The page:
In an effort to combat the problem of racism in Australia, the Governor of New South Wales, Professor Marie Bashir launched the 'Fair Go Australia' program.
The program is supported by the New South Wales, Queensland and Victorian governments.
It is a long-term effort to change negative attitudes towards different groups in Australia with initiatives including diversity education in schools and an informational web site.
Program CEO, Alan Gold says the prime purpose of 'Fair Go' is to put an end to stereotypes, which he calls the root cause of racism.
"By looking at groups and by not understanding them, by having no knowledge of who they are or their culture or their background, what you do is you build up ideas."
"You take on the old stereotypes, the old stereotypical denegrations of them, and you accept those as truth, and what we want to do is to show the value of each and every group that exists in Australia. All 200 of them."
Mr Gold says although racism has existed in Australia for a long time, tensions stemming from the war in Iraq make the timing of the 'Fair Go' launch particularly appropriate.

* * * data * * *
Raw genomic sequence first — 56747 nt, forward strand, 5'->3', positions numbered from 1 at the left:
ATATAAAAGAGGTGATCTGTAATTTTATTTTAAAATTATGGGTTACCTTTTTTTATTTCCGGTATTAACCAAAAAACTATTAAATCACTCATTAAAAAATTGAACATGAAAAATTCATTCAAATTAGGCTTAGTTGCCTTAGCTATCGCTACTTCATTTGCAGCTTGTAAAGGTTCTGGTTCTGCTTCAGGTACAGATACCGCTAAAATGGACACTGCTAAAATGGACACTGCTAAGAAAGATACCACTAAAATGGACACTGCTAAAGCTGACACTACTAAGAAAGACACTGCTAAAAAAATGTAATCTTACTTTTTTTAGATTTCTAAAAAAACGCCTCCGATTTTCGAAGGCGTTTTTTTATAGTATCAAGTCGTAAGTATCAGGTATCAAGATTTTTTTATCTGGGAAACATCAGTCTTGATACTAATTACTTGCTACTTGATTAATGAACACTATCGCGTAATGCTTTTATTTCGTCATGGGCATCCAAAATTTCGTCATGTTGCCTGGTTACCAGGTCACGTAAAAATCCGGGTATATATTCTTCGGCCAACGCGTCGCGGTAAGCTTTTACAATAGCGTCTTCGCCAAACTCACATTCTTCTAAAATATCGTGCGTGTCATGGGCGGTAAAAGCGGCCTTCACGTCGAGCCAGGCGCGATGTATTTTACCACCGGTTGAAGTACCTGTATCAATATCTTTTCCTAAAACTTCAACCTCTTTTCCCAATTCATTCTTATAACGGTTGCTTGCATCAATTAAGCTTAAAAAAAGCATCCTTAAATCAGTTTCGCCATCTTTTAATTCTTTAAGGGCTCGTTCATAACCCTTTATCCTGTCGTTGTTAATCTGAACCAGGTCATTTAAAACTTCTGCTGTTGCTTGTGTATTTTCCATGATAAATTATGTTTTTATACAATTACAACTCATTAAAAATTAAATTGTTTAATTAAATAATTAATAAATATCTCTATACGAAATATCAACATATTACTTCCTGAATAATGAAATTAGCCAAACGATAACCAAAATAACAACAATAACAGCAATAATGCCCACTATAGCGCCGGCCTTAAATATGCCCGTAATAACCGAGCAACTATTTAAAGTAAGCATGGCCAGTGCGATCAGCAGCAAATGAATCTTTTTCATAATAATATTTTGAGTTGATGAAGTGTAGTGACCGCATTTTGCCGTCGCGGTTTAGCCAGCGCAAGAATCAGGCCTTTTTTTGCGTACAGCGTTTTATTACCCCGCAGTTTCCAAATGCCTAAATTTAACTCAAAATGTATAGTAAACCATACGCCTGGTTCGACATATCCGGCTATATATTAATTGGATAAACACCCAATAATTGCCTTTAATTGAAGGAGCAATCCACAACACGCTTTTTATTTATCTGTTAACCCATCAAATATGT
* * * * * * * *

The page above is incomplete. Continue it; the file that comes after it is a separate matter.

"There is still going to be a lot of racism in the world. Racism against the Jewish community, against the Arabic community, the Islamic community generally."
"There's going to be a rise in fundamentalism. We just know that this is going to happen, and that's going to cause a lot of hatred towards different groups. There has never been a better time or a more important time for us to launch fair go Australia than today."
Governor Bashir says minorities are not the only Australians who will benefit from the Fair Go Program.
She says racist attitudes degrade every Australian and everyone should work to combat them.
"Every individual who considers themselves to be an Australian must actively contribute to the way forward. New directives which will grow from Fair Go Australia will benefit everyone in our nation and we shall achieve a model of harmony which will demonstrate to the world that it can be done."
Fair Go will officially be introduced to the public tonight at the Sydney Opera House when ten ethnic choirs come together in the free "Voices in Harmony" concert.